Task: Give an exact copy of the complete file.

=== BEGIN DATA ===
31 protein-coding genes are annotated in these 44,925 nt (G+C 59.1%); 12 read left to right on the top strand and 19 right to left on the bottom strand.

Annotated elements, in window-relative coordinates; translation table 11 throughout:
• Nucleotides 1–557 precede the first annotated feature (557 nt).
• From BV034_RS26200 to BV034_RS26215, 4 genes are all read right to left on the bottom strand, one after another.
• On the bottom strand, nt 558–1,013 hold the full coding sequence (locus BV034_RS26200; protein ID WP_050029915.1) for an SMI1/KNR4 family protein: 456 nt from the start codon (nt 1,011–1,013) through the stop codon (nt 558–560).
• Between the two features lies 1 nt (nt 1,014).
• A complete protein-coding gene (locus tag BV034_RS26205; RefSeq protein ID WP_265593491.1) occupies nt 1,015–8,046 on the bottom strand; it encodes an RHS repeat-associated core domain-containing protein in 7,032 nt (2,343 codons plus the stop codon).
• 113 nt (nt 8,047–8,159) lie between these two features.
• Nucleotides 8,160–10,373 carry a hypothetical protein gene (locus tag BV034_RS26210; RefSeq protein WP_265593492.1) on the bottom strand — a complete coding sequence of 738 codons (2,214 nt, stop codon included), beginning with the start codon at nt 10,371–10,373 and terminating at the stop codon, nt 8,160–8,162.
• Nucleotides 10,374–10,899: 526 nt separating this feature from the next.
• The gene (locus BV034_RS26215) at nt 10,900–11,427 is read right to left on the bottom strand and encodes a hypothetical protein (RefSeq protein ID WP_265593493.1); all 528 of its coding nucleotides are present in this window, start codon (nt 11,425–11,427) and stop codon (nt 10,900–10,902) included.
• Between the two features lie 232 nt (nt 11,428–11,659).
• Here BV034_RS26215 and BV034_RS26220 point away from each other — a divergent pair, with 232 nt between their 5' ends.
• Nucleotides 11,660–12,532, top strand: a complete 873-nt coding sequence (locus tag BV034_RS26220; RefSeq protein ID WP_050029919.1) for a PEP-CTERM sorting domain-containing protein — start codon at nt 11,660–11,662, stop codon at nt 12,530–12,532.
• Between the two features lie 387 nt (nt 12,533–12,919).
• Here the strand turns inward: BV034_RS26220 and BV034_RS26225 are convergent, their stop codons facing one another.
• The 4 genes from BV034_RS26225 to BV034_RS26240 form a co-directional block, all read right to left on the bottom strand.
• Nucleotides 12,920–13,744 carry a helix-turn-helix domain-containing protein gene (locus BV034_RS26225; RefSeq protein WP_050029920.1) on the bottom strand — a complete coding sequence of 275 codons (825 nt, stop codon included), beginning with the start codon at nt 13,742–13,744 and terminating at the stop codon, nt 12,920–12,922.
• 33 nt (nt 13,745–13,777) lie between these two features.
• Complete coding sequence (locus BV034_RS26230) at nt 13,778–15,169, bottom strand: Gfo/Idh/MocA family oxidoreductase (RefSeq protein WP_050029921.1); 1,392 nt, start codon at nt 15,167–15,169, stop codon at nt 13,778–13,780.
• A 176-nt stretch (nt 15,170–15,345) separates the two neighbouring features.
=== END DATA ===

31 protein-coding genes are annotated in these 44,925 nt (G+C 59.1%); 12 read left to right on the top strand and 19 right to left on the bottom strand.

Annotated elements, in window-relative coordinates; translation table 11 throughout:
• Nucleotides 1–557 precede the first annotated feature (557 nt).
• From BV034_RS26200 to BV034_RS26215, 4 genes are all read right to left on the bottom strand, one after another.
• On the bottom strand, nt 558–1,013 hold the full coding sequence (locus BV034_RS26200; protein ID WP_050029915.1) for an SMI1/KNR4 family protein: 456 nt from the start codon (nt 1,011–1,013) through the stop codon (nt 558–560).
• Between the two features lies 1 nt (nt 1,014).
• A complete protein-coding gene (locus tag BV034_RS26205; RefSeq protein ID WP_265593491.1) occupies nt 1,015–8,046 on the bottom strand; it encodes an RHS repeat-associated core domain-containing protein in 7,032 nt (2,343 codons plus the stop codon).
• 113 nt (nt 8,047–8,159) lie between these two features.
• Nucleotides 8,160–10,373 carry a hypothetical protein gene (locus tag BV034_RS26210; RefSeq protein WP_265593492.1) on the bottom strand — a complete coding sequence of 738 codons (2,214 nt, stop codon included), beginning with the start codon at nt 10,371–10,373 and terminating at the stop codon, nt 8,160–8,162.
• Nucleotides 10,374–10,899: 526 nt separating this feature from the next.
• The gene (locus BV034_RS26215) at nt 10,900–11,427 is read right to left on the bottom strand and encodes a hypothetical protein (RefSeq protein ID WP_265593493.1); all 528 of its coding nucleotides are present in this window, start codon (nt 11,425–11,427) and stop codon (nt 10,900–10,902) included.
• Between the two features lie 232 nt (nt 11,428–11,659).
• Here BV034_RS26215 and BV034_RS26220 point away from each other — a divergent pair, with 232 nt between their 5' ends.
• Nucleotides 11,660–12,532, top strand: a complete 873-nt coding sequence (locus tag BV034_RS26220; RefSeq protein ID WP_050029919.1) for a PEP-CTERM sorting domain-containing protein — start codon at nt 11,660–11,662, stop codon at nt 12,530–12,532.
• Between the two features lie 387 nt (nt 12,533–12,919).
• Here the strand turns inward: BV034_RS26220 and BV034_RS26225 are convergent, their stop codons facing one another.
• The 4 genes from BV034_RS26225 to BV034_RS26240 form a co-directional block, all read right to left on the bottom strand.
• Nucleotides 12,920–13,744 carry a helix-turn-helix domain-containing protein gene (locus BV034_RS26225; RefSeq protein WP_050029920.1) on the bottom strand — a complete coding sequence of 275 codons (825 nt, stop codon included), beginning with the start codon at nt 13,742–13,744 and terminating at the stop codon, nt 12,920–12,922.
• 33 nt (nt 13,745–13,777) lie between these two features.
• Complete coding sequence (locus BV034_RS26230) at nt 13,778–15,169, bottom strand: Gfo/Idh/MocA family oxidoreductase (RefSeq protein WP_050029921.1); 1,392 nt, start codon at nt 15,167–15,169, stop codon at nt 13,778–13,780.
• A 176-nt stretch (nt 15,170–15,345) separates the two neighbouring features.